Having now to make another home, I selected Sorrento, and purchased two acres of ground from Mr. Duffy, upon which I built a six-roomed weatherboard cottage.The land and house are away back, the Bay not being visible from there. After my house was finished and my family settled, I commenced building a hut in the foreshore in which to store my nets and gear,and also to enable us to be at hand in some sort of shelter, in case rough weather set in, to save our boats and nets. I may mention that my old hut at Portsea situated on the beach is still being used by some fishermen for a similar purpose.After my hut was finished I was quite astonished at being requested by the lands Department to remove same. I had no idea in what I was doing wrong in putting it up as all round the Bay the fishermen have similar huts on the foreshore and this is the first time a fisherman has been compelled to remove. I naturally refused to shift,and allowed myself to be summoned in order to test the question. I was summoned and ordered to remove my hut within thirty days.The hut has since been removed. Your paragraph states that " great inconvenience" was experienced by the occupation of this land as it "overlooks the baths" This is really distorting the facts with a vengeance.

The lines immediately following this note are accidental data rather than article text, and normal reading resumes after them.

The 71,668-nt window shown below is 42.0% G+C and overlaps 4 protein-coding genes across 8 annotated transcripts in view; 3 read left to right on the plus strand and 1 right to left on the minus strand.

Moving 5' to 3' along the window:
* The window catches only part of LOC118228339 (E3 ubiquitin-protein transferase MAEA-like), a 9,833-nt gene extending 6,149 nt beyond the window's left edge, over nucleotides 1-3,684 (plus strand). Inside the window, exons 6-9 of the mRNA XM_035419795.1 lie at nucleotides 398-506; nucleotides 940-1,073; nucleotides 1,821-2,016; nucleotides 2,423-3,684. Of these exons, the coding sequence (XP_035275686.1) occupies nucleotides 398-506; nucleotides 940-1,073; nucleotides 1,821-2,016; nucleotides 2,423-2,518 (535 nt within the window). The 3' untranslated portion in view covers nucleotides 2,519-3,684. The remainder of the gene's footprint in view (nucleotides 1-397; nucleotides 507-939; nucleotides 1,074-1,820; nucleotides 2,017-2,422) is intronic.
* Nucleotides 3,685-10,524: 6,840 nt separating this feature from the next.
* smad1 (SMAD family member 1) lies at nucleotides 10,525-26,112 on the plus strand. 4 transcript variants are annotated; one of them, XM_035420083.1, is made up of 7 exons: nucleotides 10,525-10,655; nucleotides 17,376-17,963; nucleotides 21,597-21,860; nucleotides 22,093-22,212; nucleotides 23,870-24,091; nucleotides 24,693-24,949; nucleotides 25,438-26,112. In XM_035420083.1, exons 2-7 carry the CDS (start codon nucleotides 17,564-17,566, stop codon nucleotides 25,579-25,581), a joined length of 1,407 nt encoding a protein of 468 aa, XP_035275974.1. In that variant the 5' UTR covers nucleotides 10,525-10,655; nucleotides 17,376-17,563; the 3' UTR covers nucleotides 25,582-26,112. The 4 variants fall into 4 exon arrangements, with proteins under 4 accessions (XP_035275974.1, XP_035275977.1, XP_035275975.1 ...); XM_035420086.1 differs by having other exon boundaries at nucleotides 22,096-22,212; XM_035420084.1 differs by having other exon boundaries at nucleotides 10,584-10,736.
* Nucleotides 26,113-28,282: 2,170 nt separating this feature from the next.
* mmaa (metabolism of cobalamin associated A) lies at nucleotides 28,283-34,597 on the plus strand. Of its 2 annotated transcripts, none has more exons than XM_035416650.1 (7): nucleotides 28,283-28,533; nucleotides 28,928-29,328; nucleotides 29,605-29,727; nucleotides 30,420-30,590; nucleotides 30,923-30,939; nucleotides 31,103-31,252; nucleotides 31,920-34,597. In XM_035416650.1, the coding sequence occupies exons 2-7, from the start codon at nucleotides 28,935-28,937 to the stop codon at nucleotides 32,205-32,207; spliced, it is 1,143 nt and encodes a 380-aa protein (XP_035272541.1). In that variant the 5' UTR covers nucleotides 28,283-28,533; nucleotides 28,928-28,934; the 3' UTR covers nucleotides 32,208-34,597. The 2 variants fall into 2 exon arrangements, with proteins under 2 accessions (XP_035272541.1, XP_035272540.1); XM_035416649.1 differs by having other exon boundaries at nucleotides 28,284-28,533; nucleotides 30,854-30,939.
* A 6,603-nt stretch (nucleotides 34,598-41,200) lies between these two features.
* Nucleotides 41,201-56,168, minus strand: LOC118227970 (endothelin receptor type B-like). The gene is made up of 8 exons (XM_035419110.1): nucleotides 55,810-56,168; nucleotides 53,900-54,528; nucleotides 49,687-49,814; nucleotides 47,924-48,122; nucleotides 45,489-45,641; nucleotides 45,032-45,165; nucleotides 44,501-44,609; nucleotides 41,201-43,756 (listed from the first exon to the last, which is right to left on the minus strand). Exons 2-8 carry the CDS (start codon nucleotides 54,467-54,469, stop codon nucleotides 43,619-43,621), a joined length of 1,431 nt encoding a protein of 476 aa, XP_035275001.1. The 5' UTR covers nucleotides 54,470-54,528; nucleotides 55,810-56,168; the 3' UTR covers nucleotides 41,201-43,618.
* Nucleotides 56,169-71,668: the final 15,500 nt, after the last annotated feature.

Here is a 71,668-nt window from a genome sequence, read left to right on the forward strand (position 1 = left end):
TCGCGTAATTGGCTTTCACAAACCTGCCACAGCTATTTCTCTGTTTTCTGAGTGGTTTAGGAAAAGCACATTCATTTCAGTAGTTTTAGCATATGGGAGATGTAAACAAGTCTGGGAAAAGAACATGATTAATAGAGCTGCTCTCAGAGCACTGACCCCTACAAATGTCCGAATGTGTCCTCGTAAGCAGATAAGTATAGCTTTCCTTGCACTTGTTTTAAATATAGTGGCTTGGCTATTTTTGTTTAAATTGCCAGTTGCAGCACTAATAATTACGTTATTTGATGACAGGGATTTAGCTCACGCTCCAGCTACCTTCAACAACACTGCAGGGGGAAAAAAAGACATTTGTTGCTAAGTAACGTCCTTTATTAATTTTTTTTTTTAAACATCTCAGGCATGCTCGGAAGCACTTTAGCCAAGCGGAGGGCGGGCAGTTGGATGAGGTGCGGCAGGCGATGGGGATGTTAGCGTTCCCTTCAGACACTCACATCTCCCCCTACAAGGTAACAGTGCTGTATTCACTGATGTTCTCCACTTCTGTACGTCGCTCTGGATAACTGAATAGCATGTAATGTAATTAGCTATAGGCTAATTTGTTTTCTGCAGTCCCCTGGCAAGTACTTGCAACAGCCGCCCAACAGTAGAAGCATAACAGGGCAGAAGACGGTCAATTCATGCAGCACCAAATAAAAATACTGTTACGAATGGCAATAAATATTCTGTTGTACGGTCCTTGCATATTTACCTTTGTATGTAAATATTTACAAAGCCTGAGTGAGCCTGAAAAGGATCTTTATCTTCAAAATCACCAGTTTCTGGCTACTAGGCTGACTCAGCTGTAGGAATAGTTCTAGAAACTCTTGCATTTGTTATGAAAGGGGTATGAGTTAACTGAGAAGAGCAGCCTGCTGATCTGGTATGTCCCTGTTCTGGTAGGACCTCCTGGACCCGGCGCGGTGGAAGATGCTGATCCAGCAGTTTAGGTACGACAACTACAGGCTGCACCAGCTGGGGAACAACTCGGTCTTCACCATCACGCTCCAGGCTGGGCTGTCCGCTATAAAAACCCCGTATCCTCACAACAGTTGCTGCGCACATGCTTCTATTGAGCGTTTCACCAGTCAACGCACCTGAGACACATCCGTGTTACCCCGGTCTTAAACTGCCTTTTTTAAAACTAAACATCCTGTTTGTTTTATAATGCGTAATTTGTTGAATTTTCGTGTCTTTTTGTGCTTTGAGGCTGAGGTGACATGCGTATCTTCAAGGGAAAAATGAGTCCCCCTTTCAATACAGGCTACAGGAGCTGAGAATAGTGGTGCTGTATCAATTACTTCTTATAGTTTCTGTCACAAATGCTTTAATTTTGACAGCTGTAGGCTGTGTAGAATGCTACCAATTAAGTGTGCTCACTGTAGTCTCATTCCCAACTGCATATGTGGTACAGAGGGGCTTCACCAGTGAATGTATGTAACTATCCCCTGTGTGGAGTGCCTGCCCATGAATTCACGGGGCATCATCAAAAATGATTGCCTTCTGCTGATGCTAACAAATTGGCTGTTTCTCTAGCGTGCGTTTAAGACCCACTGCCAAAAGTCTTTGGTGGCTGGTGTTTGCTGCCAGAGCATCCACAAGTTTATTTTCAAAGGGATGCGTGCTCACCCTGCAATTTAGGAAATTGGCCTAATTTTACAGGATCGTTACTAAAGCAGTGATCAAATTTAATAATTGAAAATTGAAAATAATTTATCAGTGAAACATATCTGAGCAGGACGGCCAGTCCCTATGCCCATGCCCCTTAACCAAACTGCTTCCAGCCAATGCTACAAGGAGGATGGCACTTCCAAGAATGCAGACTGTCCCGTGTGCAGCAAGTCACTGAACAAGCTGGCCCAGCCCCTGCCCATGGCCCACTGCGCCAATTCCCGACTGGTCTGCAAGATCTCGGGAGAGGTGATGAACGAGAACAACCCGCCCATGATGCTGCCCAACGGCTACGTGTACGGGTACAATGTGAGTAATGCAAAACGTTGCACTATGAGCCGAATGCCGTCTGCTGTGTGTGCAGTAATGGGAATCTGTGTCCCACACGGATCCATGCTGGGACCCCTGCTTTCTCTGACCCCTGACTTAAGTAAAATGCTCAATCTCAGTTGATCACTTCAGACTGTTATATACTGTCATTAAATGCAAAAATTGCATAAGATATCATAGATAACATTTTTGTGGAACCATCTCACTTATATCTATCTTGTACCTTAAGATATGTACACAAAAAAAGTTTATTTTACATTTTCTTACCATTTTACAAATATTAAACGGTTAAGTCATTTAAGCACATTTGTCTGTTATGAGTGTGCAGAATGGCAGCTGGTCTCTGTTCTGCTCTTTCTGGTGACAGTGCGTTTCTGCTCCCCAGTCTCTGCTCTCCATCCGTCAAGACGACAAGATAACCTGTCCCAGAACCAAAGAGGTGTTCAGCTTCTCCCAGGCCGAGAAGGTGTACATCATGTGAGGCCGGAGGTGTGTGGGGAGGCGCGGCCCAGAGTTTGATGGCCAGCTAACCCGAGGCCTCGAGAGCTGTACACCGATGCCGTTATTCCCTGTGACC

The hut was three quarters of a mile from the baths and being built on the beach was on the same level, consequently could not overlook anything. The true reason why I was compelled to pull down my hut was because it was situated about 40yards from Dr. Blair's Bathing Box, which is built on the beach also, and the fact of my building a hut was looked upon as an intrusion by him.
Now I should like to know why Dr. Blair and others are allowed to have bathing boxes on the beach, while I am debarred from having a hut there. Unless I can have a place to secure my fishing gear, and that close to the water,I shall be compelled to give up fishing, as the damage to my nets,boats etc. in rough weather would be ruinous. As your paragraph states, I have given up the fight.